The dimethyl and the ethylene-bis-dithiocarbamates were evaluated
    by the Joint Meeting in 1965, 1967 and 1970 (FAO/WHO 1965, 1968,
    1971). These meetings listed requirements for information on methods
    of analysis, pathways of breakdown or metabolism in plants and in
    animals, studies on possible carcinogenic effects, effects on thyroid
    function, effects on reticuloendothelial and haematopoietic systems
    and effects on reproductive physiology. Much of the latter information
    had not become available for consideration at the Meeting.


         For the dimethyldithiocarbamates (ferbam, thiram, and ziram), new
    data showing a teratogenic effect with ziram and thiram and
    chromosomal aberrations with ziram (Antonovic et al., 1971) have
    become available. Ziram, thiram and ferbam have also been shown to be
    nitrosated in vitro and in vivo and may therefore be capable of
    forming nitrosamines (IARC Monograph, 1974).

         In the case of the ethylenebisdithiocarbamates (mancozeb, maneb,
    nabam, and zineb), reports have been received that these fungicides
    may be teratogenic (Petrova-Vergieva and Ivanova-Chemishanska, 1973).
    Furthermore, ethylenethiourea, a major breakdown and metabolic product
    of these pesticides (FAO/WHO, 1971; Truhaut et al., 1973), is
    teratogenic, mutagenic, and produces thyroid carcinomas and liver
    tumours in mice and rats (Graham et al., 1973; Sram and Benes, 1974;
    IARC Monograph, 1974). There has been a suggestion that with prolonged
    oral administration zineb, maneb, and ziram induce pathological
    alterations resembling precancerous changes in the lung of rats
    (Antonovic et al., 1971).

         The Meeting recognized that current needs for these pesticides in
    food production entail their extensive use. Until methods of residue
    analysis that distinguish between the two groups of dithiocarbamates
    come into general use, the Meeting decided to allocate a new temporary
    ADI to all dithiocarbamate fungicides.

         On the basis of the above findings it was decided to lower the
    value of the temporary ADI. The new lower temporary ADI of 0.005 mg/kg
    is based on a larger safety margin from the no-effect levels specified
    by the 1970 Meeting, (FAO/WHO, 1971). In extending the temporary ADI
    for the dithiocarbamates until 1977, the Meeting recommended that the
    temporary ADIs should be withdrawn if required data are not


         The Meeting examined available information on various
    ethylenebisdithiocarbamate fungicides but data on compounds other than
    mancozeb were lacking. Results of numerous studies on mancozeb were
    evaluated and a separate monograph was prepared.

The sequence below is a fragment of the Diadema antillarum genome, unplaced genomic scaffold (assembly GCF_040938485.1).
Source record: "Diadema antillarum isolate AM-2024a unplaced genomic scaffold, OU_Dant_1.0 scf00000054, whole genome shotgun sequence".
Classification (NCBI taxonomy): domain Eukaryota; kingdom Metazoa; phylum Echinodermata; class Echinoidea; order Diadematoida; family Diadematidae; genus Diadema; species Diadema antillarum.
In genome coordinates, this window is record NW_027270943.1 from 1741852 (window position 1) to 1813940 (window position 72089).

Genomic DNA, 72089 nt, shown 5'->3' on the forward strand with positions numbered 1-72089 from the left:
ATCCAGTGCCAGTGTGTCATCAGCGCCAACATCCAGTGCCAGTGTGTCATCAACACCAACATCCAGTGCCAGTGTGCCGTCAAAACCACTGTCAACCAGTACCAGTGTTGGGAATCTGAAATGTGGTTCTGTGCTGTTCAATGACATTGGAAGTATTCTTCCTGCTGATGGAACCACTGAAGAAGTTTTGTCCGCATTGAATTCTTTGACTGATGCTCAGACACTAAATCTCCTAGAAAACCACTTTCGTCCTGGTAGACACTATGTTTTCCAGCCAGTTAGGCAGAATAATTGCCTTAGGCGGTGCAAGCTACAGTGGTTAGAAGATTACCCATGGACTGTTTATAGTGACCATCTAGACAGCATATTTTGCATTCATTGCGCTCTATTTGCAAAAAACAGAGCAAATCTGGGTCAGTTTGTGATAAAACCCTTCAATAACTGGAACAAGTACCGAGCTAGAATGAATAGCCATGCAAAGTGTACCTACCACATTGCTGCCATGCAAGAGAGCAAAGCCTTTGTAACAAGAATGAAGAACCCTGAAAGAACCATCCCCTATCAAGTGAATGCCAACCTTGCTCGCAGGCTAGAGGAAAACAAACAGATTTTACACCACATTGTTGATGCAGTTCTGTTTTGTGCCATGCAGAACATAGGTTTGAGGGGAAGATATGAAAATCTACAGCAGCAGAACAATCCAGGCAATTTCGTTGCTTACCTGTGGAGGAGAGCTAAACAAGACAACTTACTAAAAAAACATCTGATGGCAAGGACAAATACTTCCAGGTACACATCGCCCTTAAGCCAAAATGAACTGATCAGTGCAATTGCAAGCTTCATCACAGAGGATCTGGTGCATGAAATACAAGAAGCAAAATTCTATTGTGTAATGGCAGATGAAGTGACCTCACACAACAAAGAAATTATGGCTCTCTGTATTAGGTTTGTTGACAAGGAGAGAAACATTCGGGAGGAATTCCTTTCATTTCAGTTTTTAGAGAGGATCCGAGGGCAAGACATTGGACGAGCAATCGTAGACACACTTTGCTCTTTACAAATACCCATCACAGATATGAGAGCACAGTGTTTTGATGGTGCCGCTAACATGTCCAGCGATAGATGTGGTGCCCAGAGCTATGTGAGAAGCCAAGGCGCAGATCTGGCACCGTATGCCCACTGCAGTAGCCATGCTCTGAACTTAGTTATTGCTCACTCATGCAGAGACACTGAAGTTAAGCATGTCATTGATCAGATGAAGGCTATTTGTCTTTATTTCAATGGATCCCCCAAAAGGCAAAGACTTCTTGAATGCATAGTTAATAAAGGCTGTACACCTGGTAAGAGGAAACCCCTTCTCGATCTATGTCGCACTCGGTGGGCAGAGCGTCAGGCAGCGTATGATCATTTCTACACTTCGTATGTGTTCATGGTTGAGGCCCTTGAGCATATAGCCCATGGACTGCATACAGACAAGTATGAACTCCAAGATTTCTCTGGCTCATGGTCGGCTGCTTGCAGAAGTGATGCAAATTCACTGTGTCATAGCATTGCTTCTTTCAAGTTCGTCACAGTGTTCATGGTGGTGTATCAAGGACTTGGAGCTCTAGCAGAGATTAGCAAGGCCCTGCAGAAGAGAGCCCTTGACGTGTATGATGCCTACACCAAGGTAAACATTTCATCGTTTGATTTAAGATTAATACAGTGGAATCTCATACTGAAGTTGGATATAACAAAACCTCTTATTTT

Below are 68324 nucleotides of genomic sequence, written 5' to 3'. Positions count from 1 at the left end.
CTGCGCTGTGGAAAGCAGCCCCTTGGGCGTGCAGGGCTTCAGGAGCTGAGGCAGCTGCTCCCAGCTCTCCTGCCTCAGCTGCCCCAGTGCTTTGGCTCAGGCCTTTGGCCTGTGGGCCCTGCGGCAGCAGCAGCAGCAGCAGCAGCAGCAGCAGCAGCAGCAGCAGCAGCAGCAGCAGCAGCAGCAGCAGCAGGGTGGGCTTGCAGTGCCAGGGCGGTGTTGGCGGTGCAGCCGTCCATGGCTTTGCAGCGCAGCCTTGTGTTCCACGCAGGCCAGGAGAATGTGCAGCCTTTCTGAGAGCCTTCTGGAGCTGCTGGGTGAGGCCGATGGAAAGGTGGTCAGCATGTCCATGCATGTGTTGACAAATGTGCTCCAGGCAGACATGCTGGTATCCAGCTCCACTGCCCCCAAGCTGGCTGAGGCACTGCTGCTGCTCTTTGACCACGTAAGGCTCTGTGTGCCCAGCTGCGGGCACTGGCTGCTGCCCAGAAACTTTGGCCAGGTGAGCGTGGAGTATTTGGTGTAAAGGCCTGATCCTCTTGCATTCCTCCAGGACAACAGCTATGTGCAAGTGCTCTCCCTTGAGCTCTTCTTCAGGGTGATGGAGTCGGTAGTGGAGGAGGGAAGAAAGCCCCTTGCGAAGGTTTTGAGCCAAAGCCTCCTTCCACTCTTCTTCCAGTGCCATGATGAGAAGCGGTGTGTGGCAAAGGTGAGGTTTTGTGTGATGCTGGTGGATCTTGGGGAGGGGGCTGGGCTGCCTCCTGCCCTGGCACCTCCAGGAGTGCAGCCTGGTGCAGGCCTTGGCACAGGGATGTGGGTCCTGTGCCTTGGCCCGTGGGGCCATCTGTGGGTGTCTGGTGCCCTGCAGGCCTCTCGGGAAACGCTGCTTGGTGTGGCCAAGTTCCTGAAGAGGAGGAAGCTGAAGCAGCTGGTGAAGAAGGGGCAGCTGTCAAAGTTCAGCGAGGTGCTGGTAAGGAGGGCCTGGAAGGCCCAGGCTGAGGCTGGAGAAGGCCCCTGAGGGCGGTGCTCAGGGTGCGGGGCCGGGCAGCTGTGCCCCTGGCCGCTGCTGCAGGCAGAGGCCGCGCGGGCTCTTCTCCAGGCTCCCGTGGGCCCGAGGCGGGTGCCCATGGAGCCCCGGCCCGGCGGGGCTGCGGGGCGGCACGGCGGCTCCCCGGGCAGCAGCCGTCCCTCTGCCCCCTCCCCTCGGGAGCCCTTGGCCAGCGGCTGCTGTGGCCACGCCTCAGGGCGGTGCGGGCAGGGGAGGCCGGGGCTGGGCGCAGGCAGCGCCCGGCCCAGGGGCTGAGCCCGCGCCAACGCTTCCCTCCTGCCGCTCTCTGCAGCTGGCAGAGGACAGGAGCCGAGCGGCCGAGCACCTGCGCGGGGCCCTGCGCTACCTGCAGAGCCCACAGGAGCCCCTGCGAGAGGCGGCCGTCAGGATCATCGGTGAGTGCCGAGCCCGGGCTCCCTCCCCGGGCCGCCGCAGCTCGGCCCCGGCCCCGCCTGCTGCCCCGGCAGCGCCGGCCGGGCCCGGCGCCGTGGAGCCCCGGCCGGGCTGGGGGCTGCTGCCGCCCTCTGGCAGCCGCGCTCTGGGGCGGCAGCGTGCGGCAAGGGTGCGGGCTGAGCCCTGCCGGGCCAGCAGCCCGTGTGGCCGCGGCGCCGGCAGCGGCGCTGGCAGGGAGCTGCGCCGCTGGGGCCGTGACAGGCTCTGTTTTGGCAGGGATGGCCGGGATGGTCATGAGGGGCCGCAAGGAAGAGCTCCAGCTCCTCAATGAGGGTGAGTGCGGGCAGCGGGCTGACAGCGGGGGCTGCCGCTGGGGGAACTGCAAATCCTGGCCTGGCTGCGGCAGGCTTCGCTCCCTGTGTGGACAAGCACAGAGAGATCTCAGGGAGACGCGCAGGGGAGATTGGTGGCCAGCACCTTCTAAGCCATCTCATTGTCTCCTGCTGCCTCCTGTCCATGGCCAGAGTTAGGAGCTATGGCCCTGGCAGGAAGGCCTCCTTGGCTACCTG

Methods of analysis are available which determine total
    ethylenebisdithiocarbamates (EBDTCs) but do not distinguish between
    them. Methods which determine the ethylenediamine moiety are preferred
    since these distinguish EBDTC residues from dimethyldithiocarbamate
    (DMDTC) residues. A separate determination of the metabolite
    ethylenethiourea (ETU) is necessary. The suitability of available
    methods is discussed in detail in the monograph on mancozeb.

         Residue limits were recommended for mancozeb on a number of raw
    agricultural commodities. In the absence of the necessary information
    on the level and nature of residues resulting from approved uses of
    maneb, zineb, metiram etc. however, the Meeting was unable to
    recommend residue limits for these pesticides. Further information on
    these compounds is required.


    REQUIRED (by 1977)

    1.   Residue studies in which both the ethylenediamine moiety and
         ethylenethiourea (ETU) are separately determined.

    2.   Further studies on the fate of residues during the preparation
         and processing of foods with particular reference to their
         conversion to ETU.


    Antonovic, E.A. et al. (1971) [Toxicity of dithiocarbamates and their  
    fate in warm-blooded animals.] In: Proceedings on Toxicology and
    Analytical Chemistry of Dithiocarbamates, Dubrovnik, p. 1-143.

    FAO/WHO.  (1965) Evaluation of the toxicity of pesticide residues in
    food. FAO Meeting Report No. PL/1965/10/1; WHO/Food Add./27.65.

    FAO/WHO. (1968) 1967 Evaluations of some pesticide residues in food.
    FAO/PL/1967/M/11/1; WHO/Food Add./68.30.

    FAO/WHO. (1971) 1970 Evaluations of some pesticide residues in food.
    AGP/1970/M/12/1; WHO/Food Add./71.42.

    IARC. (1974) IARC monographs on the evaluation of carcinogenic risk of
    chemicals to man. Vol. 7, Some anti-thyroid and related substances,
    nitrofurans and industrial chemicals.

    Petrova-Vergieva, T. and Ivanova-Chemishanska, L. (1973) Assessment of
    the teratogenic activity of dithiocarbamate fungicides. Food Cosmet.
    Toxicol., 11:239-244.

    Truhaut, R. et al. (1973) C.R. Acad. Sci. (Paris), CD1276, 229. 

    Graham, S.L., Hansen, W.H., Davis, K.J. and Carleene, H.P. (1973)
    Effects of one-year administration of ethylenethiourea upon the
    thyroid of the rat. J. agr. Food Chem., 21:324-329.

    Sram, R.J. and Benes, V. (1974) Observations. (Unpublished).

    See Also:
       Toxicological Abbreviations
       Dithiocarbamates (Pesticide residues in food: 1980 evaluations)
       Dithiocarbamates (Pesticide residues in food: 1983 evaluations)